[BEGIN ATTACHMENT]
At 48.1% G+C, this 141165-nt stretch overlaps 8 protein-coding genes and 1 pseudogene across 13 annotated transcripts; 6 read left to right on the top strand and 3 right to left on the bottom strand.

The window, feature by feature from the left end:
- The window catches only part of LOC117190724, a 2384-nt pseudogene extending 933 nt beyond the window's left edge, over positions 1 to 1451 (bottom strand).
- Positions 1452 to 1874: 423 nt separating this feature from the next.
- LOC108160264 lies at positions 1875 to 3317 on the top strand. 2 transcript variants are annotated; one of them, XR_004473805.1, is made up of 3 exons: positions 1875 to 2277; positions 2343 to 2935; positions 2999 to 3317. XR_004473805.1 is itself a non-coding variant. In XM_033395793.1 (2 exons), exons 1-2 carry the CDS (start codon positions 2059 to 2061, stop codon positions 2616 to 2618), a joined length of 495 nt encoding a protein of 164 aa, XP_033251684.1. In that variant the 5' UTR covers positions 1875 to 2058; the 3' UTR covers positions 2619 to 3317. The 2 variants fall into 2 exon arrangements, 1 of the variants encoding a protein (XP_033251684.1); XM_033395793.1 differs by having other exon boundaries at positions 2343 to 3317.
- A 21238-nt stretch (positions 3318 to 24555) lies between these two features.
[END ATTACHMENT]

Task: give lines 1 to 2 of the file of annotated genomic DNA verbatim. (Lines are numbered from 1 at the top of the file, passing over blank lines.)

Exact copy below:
At 48.1% G+C, this 141165-nt stretch overlaps 8 protein-coding genes and 1 pseudogene across 13 annotated transcripts; 6 read left to right on the top strand and 3 right to left on the bottom strand.

The window, feature by feature from the left end: